THE SAGINAW. THE PERSIA. HAMBURG AMERICAN LINE v. THE SAGINAW. CLYDE S. S. CO. v. THE PERSIA. (District Court, S. D. New York. January 14, 1898.)
CoLLISION-THWARTING MANEUVERS-ROUNDING Buoy-MISUNDERSTANDING 01' SIGNALS-BAD TO STop-INSPECTORS' RULE 8.
The steamship S., outward bound, soon after rounding the Bay Ridge buoy, and about 40 minutes after sunset, came in collision with the steamship P., inward bOUJ;ld, striking the latter at an angle of about three points on the starboard side. When first seen, the vessels were nearly head and head, the So's red light before she had rounded being seen a very little on the Po's starboard bow. The P. ported and .very soon saw the So's two colored lights, and then her green light only on the Po's port bow, whereupon the P. starboarded hard. The S. first noticed the Po's red light on her starboard bow after rounding the buoy, and ported, resulting in collision as above stated. The P. on first porting gave a signal of one blast, and on afterwards starboarding, a signal of two blasts, both 01' which, it was alleged, were answered by the S. with similar whistles. They were neither heard nor answered by the S. There was great confusion and contradiction In the testimony as to bearings and the time of slowing and stopping. Held, that the maneuvers of each were thwarted by the other; that they were less than one-half a mile apart when first observed, very much nearer than claimed, through lack of a proper lookout on each; that neither was justified in starboarding, and the P. was bound under inspectors' rule 3 to reduce her speed more quickly than she did, upon an evident misunderstanding between the ships; and that the S. was further to blame for Inattention to the Po's signals.
These were cross libels for damages resulting from a collision. Wheeler & Cortis, for the Persia. Robinson, Biddle & Ward, for the Saginaw. District Judge. The above cross libels were filed to recovel' the damages to the steamships Persia and Saginaw, arising out of a collision between them, which occurred about 40 minutes after sunset on November 13, 1896, off Stapleton or a little to the northward of it, Staten Island, and probably a little to the westward of mid-channel. The Persia, a large steamer, 445 feet long by 51 feet beam, was coming in from sea and had left Quarantine Station, about a quarter of a mile above Ft. Tompkins, some 11 minutes before the collision, and stood up on a courroe about north, crossing to the eastward by one point the usual course of N. by W. in that part of the bay. The Saginaw, a much smaller steamer, 260 feet long, was outward bound, and shortly before the collision rounded to the westward of Bay Ridge buoy in about mid-channel, and in so doing by the usual course she would naturally change from S. by W.' above the buoy, to S. i E. or S. by E. below it. The night was clear and calm; other vessels were about, but none to interfere with the movements of either of these steamers. Neither was observed by
84 FEDERAL· REt-dItTER.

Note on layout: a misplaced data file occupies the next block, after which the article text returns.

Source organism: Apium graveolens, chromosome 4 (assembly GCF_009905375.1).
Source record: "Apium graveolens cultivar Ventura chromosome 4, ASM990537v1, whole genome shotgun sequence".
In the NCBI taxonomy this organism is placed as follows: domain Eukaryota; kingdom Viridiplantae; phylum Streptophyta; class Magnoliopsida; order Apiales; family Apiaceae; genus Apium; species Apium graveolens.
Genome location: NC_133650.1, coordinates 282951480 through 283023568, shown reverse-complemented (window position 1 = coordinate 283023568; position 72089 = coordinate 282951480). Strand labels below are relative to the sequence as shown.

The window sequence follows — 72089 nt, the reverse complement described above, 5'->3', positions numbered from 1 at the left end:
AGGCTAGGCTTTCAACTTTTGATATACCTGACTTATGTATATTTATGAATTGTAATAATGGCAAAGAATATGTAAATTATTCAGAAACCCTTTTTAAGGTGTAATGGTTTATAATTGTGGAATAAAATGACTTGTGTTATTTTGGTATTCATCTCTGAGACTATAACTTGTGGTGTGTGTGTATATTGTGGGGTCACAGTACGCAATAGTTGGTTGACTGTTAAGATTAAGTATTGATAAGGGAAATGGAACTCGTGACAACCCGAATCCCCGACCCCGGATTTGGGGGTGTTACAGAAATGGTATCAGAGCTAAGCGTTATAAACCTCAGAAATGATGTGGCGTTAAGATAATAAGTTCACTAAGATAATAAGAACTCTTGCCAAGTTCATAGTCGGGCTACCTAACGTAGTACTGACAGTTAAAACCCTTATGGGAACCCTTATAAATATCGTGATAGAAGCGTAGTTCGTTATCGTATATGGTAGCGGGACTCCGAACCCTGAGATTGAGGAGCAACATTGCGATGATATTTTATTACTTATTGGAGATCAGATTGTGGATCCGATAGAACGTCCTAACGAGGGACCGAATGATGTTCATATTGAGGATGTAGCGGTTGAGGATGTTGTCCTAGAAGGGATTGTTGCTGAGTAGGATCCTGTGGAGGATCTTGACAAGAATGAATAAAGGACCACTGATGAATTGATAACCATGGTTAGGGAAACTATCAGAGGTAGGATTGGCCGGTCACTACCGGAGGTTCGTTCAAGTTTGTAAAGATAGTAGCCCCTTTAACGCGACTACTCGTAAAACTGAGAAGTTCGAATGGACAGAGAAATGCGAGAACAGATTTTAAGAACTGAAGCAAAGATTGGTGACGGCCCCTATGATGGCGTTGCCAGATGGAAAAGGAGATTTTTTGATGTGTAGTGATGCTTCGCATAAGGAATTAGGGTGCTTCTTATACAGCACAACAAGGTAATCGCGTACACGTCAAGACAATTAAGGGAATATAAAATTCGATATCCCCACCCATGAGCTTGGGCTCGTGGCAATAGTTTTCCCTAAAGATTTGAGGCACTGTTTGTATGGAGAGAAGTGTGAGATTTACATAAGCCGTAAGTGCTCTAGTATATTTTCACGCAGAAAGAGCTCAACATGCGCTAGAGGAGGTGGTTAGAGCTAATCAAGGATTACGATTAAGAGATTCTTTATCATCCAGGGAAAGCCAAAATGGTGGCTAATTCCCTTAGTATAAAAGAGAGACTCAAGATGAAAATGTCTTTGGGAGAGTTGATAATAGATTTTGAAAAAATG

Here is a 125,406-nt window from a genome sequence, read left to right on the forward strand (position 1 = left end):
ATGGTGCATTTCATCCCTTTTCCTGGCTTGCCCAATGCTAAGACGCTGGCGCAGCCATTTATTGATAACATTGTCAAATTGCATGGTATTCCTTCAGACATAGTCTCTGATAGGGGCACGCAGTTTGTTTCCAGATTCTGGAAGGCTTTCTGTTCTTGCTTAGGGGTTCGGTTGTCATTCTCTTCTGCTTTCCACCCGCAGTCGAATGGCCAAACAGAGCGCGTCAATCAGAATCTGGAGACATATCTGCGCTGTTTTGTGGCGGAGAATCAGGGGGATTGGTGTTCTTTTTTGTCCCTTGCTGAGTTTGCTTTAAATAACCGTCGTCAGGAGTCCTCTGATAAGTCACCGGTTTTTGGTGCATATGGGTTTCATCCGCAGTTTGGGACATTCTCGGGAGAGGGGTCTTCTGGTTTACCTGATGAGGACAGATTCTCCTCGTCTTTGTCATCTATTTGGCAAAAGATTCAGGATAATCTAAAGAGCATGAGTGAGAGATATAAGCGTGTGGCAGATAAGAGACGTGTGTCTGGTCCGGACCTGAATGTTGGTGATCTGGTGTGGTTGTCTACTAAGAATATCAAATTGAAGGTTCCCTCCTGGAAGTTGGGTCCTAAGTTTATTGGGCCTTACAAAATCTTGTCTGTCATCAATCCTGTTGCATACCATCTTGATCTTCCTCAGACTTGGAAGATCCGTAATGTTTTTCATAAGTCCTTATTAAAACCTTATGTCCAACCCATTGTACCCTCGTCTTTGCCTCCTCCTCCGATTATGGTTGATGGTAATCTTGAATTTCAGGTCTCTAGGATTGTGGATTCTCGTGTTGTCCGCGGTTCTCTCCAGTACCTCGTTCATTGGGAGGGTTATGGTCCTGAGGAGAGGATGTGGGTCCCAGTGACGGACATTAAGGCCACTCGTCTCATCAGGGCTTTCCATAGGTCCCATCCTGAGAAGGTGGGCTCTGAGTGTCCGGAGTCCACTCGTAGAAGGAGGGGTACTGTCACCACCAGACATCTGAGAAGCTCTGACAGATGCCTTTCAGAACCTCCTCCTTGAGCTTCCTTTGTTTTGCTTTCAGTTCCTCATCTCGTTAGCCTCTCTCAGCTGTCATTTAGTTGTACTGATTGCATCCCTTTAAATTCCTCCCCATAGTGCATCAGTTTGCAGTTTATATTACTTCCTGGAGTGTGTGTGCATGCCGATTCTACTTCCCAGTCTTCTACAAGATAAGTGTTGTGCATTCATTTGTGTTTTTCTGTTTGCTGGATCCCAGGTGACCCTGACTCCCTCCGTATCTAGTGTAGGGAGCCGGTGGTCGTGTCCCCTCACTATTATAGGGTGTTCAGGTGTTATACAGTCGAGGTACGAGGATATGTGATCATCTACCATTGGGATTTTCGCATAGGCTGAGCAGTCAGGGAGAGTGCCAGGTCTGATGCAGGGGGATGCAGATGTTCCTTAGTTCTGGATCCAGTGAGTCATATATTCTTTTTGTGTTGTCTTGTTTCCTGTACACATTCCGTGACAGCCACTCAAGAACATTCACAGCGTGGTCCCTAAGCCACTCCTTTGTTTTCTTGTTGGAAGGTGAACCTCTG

the other as early as she .havebeen observed; both, after some previous changes of· course, turned to the westward, and the Saginaw, with the bluff of her starboard bow, struck the starboard side of the Persia aft of midships at an angle of about three points or less, with a glanCing blow, which damaged both vessels and injured two children on thel Persia, in whose behalf libels have also been filed against both steamers. The contention for the Persia is that while she was heading north and making nine to ten knots against an ebb tide of two or three knots, the Saginaw's red light was seen nearly ahead and a mile or more away; that the Persia at once ported and gave a signal of one whistle, Which was answered by one whistle from the Saginaw; that soon afterwards the Saginaw's two side lights were seen, and shortly her green light alone; that on seeing her two side lights the Persia's engines were stopped, her wheel starboarded, and a signal of two blasts given, which was answered by two blasts from the Saginaw; that afterwards the Saginaw swinging to the westward, showed again her red light and that the Persia then gave three blasts of her whistle and reversed either then or previously; and that when the vessels were about 300 feet apart she swung her stern about one point to port to eaSe the blow. ,She charges the whole fault nponthe Saginaw, (1) for swinging to port in rounding the Bay Ridge buoy so as to change her show Of lights after the Persia's signal of one whistle, and (2) for turning again to starboard too late and when too near to the Persia, after her previous change to port. For the Saginaw it is claimed that the Persia was not seen, nor any signal given to her until after the Saginaw had turned the buoy; and that no signal of one blast was heard from the Persia at any time; that after the Saginaw had turned the buoy and was on a course of about S. by E. the Persia's red light was seen half a point off the Saginaw starboard bow; that the Saginaw at once ported and gave her a signal of one whistle, and soon after repeated the signal, to neither of which was any answer received; that under the Saginaw's port wheel her head swung to starboard until the Persia was one point on the Saginaw's port bow; that soon after, when the Persia was about two points on the Saginaw's port bow, the Persia's green light came into view and her red light was shut in, being then about 1,000 feet off; that the Saginaw then gave a signal of one blast, to which the Persia replied with two blasts, whereupon the· Saginaw starboarded and at once stopped and reversed at half speed and so continued until collision. She reversed at half speed only in order to avoid too rapid a swing of her head to starboard. She charges the whole fault upon the Persia for starboarding her wheel and crossing the Saginaw's bows when both were in a situation of perfect safety, after the two vessels had been show· ing red to red for a considerable time. The case is an. interesting and a peculiar one, because I am satisfied that each vessel when first seen by the other was seen nearly ahead, and each vessel in then porting her helm, observed the requirements of the rules of navigation, and adopted the maneuver